I don't often watch American football, but when I do, I couldn't have picked a better, or more exciting game ... for Twitter (The game itself wasn't too bad either).
Given our recent trend of sports analytics, you might be inclined to think we're a bunch of jocks -- but while we might be lacking in physical agility, we make up for that in spades with Xcalar, our cloud analytics platform.
Stats-wise, last night was the sort of matchup even casual football fans seem to perk up at the mention of. Going in, the 49ers were set to be the next undefeated team in the NFL (sorry Pats) so this showdown between the Seahawks' top-ranking offense against the 49ers top-ranked defense is Monday Night Football at it's best. And what better way to measure the excitement of the fans than everyone's favorite soapbox sportsdesk -- Twitter.
Because we only had 3 hours to put this together, the dataflow ended up being fairly simple.
Bring in Twitter JSON data every 10 minutes via Twitter into S3
Convert Greenwich Mean Time into Pacific Standard Time via Python User Defined Function (UDF)
Pull out location from Twitter JSON data
Parse Tweets for whether they are Pro 49ers or Pro Hawks (we do this by searching up specific hashtags)
Sort Tweets by Quarter (this is to accommodate Tableau's data volume limitations)
Tweets by Quarter (Red - 49ers, Blue - Seahawks)
After processing, we passed the data to our partner, Tableau, for the nice visuals. We divided up the Tweets into the four quarters and overtime. We plotted twitter location on Tableau by quarter to see if there were any changes in activity around the country as the game moved from a SF lead (Q1, Q2) to a Seattle lead (Q3, Q4,OT).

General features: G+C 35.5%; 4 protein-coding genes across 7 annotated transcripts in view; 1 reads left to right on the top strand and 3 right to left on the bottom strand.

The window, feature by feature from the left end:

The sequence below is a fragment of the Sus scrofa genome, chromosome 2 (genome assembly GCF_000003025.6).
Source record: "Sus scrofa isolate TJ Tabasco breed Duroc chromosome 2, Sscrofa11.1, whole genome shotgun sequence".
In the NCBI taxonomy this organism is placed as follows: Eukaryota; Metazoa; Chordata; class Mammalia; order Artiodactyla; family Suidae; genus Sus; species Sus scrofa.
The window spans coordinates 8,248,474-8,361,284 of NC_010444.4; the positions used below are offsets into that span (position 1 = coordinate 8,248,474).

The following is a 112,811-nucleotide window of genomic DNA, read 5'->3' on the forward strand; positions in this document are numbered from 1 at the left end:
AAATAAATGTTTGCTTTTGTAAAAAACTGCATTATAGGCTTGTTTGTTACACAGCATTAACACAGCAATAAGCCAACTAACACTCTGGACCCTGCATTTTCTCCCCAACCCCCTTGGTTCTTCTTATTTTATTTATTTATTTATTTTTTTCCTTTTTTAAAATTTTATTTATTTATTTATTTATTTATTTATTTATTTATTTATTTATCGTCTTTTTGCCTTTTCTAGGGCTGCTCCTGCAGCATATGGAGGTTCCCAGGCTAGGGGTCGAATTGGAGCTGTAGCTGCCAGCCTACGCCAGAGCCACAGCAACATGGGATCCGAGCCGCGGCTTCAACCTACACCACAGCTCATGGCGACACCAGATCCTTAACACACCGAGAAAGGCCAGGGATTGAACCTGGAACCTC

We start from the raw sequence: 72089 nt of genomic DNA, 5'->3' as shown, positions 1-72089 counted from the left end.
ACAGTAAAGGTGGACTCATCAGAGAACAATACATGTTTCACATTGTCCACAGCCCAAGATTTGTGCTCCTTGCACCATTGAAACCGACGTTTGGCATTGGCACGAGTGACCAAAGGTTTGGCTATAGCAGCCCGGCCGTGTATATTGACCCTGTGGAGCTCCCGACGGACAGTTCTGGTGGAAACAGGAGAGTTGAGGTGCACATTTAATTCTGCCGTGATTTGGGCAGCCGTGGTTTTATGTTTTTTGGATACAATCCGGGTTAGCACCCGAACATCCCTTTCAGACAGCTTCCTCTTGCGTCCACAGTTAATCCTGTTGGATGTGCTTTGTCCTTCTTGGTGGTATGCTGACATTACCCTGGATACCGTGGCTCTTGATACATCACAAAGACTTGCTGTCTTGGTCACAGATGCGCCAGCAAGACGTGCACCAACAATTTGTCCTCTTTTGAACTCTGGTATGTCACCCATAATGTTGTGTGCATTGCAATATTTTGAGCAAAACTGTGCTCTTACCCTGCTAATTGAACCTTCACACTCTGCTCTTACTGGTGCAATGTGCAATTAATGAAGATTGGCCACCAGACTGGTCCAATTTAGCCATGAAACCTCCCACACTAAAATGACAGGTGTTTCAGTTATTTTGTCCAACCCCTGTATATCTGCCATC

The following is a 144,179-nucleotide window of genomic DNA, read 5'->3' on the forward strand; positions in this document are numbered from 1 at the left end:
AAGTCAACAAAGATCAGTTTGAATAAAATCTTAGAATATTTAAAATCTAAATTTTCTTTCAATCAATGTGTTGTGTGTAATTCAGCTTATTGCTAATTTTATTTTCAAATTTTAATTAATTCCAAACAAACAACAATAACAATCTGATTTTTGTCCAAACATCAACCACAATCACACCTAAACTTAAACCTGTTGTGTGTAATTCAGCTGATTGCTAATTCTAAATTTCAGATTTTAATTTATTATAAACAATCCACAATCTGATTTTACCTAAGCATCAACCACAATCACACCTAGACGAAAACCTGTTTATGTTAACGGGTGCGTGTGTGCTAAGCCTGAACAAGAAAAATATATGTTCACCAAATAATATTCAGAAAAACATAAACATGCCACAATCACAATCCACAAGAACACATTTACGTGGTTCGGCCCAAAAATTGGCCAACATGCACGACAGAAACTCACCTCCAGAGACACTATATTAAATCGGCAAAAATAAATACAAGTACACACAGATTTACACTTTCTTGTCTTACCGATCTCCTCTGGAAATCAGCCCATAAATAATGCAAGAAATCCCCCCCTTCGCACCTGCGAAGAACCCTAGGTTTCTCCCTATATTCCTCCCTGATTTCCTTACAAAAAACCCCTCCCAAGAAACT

Finally, we took the data, grouped it by 5 minute intervals, calculated Twitter support of either the 49ers or the Seahawks, and mapped it with scoring events.
A little after lunchtime yesterday, our colleague Tim let us know that the game was that evening(we honestly had no idea). With such little time, we wanted to demonstrate a few key things about why Xcalar is such a powerful platform for data analytics:
- NO INGESTION: There is no ingestion of data (no insert, no create table) - we simply point to where the data resides on the data lake.
- JSON DATA EXPANSION: Xcalar can intelligently parse out and expand data found inside JSON files without any special languages - just point and expand.
- SEPARATION OF STORAGE FROM COMPUTE: With Xcalar, the datamodel represents the computation and dataflow. This is separate from where the data resides. This is useful because during the game, we were able to drop new Tweet files into S3 without having to restart or reattach the data flow to the new data. Imagine if, on a turnover fumble, the team in possession had to start at the end of the field -- seems pretty wack to me.
- INTUITIVE UI: With Xcalar's intuitive and powerful IDE, we were able to do all the joins, filters, group-bys, and even Python UDFs within a single framework.
- SCALE: Scaling is not even an issue as we build these analytics. 200,000+ rows is just a warmup for Xcalar - not having to worry or tune DevOps accelerates time-to-insight and reduces the need for highly specialized talent. It's like Moneyball for analytics teams.